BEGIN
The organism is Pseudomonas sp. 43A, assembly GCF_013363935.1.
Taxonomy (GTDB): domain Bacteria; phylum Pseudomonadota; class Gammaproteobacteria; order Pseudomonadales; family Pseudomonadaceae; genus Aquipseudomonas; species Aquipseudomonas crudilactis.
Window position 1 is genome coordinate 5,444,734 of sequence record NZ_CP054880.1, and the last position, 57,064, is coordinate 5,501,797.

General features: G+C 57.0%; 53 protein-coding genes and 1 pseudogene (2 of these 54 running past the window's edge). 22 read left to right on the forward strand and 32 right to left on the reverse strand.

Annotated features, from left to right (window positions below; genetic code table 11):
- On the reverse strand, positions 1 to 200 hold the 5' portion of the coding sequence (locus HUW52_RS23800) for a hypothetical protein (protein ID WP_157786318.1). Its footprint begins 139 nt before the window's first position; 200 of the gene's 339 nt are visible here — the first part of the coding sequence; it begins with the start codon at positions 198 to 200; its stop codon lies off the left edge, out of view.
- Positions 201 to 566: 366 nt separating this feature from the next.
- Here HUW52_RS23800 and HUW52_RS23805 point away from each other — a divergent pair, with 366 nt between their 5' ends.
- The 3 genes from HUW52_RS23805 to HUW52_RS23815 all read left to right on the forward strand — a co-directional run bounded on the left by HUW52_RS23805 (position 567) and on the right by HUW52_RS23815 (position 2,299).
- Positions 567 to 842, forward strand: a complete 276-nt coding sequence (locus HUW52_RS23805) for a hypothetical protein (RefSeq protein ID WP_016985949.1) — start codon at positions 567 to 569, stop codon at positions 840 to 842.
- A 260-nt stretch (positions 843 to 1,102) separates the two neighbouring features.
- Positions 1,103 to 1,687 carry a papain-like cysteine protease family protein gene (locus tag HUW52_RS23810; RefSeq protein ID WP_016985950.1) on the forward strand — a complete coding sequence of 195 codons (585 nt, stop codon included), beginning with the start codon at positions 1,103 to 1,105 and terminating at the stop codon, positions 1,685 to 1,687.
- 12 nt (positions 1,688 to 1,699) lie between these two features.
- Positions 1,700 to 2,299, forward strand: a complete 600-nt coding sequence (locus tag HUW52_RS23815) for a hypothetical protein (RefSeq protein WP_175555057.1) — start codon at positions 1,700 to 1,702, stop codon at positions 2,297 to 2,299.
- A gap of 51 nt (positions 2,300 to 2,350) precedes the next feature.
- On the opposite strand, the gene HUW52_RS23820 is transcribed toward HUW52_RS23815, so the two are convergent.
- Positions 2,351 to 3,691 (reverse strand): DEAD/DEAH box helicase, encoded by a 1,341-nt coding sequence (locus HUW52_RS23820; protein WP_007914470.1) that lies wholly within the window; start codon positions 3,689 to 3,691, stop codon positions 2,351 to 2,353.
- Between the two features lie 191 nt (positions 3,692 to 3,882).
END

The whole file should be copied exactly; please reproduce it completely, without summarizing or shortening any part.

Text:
The organism is Pseudomonas sp. 43A, assembly GCF_013363935.1.
Taxonomy (GTDB): domain Bacteria; phylum Pseudomonadota; class Gammaproteobacteria; order Pseudomonadales; family Pseudomonadaceae; genus Aquipseudomonas; species Aquipseudomonas crudilactis.
Window position 1 is genome coordinate 5,444,734 of sequence record NZ_CP054880.1, and the last position, 57,064, is coordinate 5,501,797.

General features: G+C 57.0%; 53 protein-coding genes and 1 pseudogene (2 of these 54 running past the window's edge). 22 read left to right on the forward strand and 32 right to left on the reverse strand.

Annotated features, from left to right (window positions below; genetic code table 11):
- On the reverse strand, positions 1 to 200 hold the 5' portion of the coding sequence (locus HUW52_RS23800) for a hypothetical protein (protein ID WP_157786318.1). Its footprint begins 139 nt before the window's first position; 200 of the gene's 339 nt are visible here — the first part of the coding sequence; it begins with the start codon at positions 198 to 200; its stop codon lies off the left edge, out of view.
- Positions 201 to 566: 366 nt separating this feature from the next.
- Here HUW52_RS23800 and HUW52_RS23805 point away from each other — a divergent pair, with 366 nt between their 5' ends.
- The 3 genes from HUW52_RS23805 to HUW52_RS23815 all read left to right on the forward strand — a co-directional run bounded on the left by HUW52_RS23805 (position 567) and on the right by HUW52_RS23815 (position 2,299).
- Positions 567 to 842, forward strand: a complete 276-nt coding sequence (locus HUW52_RS23805) for a hypothetical protein (RefSeq protein ID WP_016985949.1) — start codon at positions 567 to 569, stop codon at positions 840 to 842.
- A 260-nt stretch (positions 843 to 1,102) separates the two neighbouring features.
- Positions 1,103 to 1,687 carry a papain-like cysteine protease family protein gene (locus tag HUW52_RS23810; RefSeq protein ID WP_016985950.1) on the forward strand — a complete coding sequence of 195 codons (585 nt, stop codon included), beginning with the start codon at positions 1,103 to 1,105 and terminating at the stop codon, positions 1,685 to 1,687.
- 12 nt (positions 1,688 to 1,699) lie between these two features.
- Positions 1,700 to 2,299, forward strand: a complete 600-nt coding sequence (locus tag HUW52_RS23815) for a hypothetical protein (RefSeq protein WP_175555057.1) — start codon at positions 1,700 to 1,702, stop codon at positions 2,297 to 2,299.
- A gap of 51 nt (positions 2,300 to 2,350) precedes the next feature.
- On the opposite strand, the gene HUW52_RS23820 is transcribed toward HUW52_RS23815, so the two are convergent.
- Positions 2,351 to 3,691 (reverse strand): DEAD/DEAH box helicase, encoded by a 1,341-nt coding sequence (locus HUW52_RS23820; protein WP_007914470.1) that lies wholly within the window; start codon positions 3,689 to 3,691, stop codon positions 2,351 to 2,353.
- Between the two features lie 191 nt (positions 3,692 to 3,882).